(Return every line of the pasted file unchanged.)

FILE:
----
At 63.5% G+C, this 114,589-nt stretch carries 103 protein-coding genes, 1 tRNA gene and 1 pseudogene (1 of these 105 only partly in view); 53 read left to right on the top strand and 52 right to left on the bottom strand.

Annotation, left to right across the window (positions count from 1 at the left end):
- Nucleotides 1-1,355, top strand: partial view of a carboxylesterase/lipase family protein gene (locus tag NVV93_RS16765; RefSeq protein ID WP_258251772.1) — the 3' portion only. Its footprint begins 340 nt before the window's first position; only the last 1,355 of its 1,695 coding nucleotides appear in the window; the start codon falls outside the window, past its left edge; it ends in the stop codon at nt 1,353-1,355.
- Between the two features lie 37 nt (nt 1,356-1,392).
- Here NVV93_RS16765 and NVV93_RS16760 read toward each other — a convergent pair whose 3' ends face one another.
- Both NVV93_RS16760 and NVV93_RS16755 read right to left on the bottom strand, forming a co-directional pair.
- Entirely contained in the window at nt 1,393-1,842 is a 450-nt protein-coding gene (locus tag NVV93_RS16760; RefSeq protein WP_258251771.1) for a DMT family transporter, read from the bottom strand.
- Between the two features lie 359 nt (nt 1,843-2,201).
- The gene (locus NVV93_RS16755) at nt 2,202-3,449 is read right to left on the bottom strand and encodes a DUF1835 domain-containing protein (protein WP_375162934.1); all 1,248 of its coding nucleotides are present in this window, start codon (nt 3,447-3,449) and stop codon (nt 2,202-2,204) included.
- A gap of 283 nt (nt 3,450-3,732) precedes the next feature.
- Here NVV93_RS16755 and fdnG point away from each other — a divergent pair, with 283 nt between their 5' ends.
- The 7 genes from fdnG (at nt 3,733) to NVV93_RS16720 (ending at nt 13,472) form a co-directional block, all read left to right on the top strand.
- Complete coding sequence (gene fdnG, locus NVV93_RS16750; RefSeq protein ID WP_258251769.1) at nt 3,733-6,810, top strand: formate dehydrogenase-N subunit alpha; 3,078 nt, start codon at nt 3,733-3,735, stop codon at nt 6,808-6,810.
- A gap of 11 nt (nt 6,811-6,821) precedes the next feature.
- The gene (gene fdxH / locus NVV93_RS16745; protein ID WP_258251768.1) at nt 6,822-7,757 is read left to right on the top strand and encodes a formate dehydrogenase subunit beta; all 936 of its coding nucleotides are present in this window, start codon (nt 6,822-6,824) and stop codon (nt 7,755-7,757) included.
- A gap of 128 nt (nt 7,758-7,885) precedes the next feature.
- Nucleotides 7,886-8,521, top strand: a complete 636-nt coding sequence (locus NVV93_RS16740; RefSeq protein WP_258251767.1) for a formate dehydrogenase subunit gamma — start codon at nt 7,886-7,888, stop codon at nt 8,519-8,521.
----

At 63.5% G+C, this 114,589-nt stretch carries 103 protein-coding genes, 1 tRNA gene and 1 pseudogene (1 of these 105 only partly in view); 53 read left to right on the top strand and 52 right to left on the bottom strand.

Annotation, left to right across the window (positions count from 1 at the left end):
- Nucleotides 1-1,355, top strand: partial view of a carboxylesterase/lipase family protein gene (locus tag NVV93_RS16765; RefSeq protein ID WP_258251772.1) — the 3' portion only. Its footprint begins 340 nt before the window's first position; only the last 1,355 of its 1,695 coding nucleotides appear in the window; the start codon falls outside the window, past its left edge; it ends in the stop codon at nt 1,353-1,355.
- Between the two features lie 37 nt (nt 1,356-1,392).
- Here NVV93_RS16765 and NVV93_RS16760 read toward each other — a convergent pair whose 3' ends face one another.
- Both NVV93_RS16760 and NVV93_RS16755 read right to left on the bottom strand, forming a co-directional pair.
- Entirely contained in the window at nt 1,393-1,842 is a 450-nt protein-coding gene (locus tag NVV93_RS16760; RefSeq protein WP_258251771.1) for a DMT family transporter, read from the bottom strand.
- Between the two features lie 359 nt (nt 1,843-2,201).
- The gene (locus NVV93_RS16755) at nt 2,202-3,449 is read right to left on the bottom strand and encodes a DUF1835 domain-containing protein (protein WP_375162934.1); all 1,248 of its coding nucleotides are present in this window, start codon (nt 3,447-3,449) and stop codon (nt 2,202-2,204) included.
- A gap of 283 nt (nt 3,450-3,732) precedes the next feature.
- Here NVV93_RS16755 and fdnG point away from each other — a divergent pair, with 283 nt between their 5' ends.
- The 7 genes from fdnG (at nt 3,733) to NVV93_RS16720 (ending at nt 13,472) form a co-directional block, all read left to right on the top strand.
- Complete coding sequence (gene fdnG, locus NVV93_RS16750; RefSeq protein ID WP_258251769.1) at nt 3,733-6,810, top strand: formate dehydrogenase-N subunit alpha; 3,078 nt, start codon at nt 3,733-3,735, stop codon at nt 6,808-6,810.
- A gap of 11 nt (nt 6,811-6,821) precedes the next feature.
- The gene (gene fdxH / locus NVV93_RS16745; protein ID WP_258251768.1) at nt 6,822-7,757 is read left to right on the top strand and encodes a formate dehydrogenase subunit beta; all 936 of its coding nucleotides are present in this window, start codon (nt 6,822-6,824) and stop codon (nt 7,755-7,757) included.
- A gap of 128 nt (nt 7,758-7,885) precedes the next feature.
- Nucleotides 7,886-8,521, top strand: a complete 636-nt coding sequence (locus NVV93_RS16740; RefSeq protein WP_258251767.1) for a formate dehydrogenase subunit gamma — start codon at nt 7,886-7,888, stop codon at nt 8,519-8,521.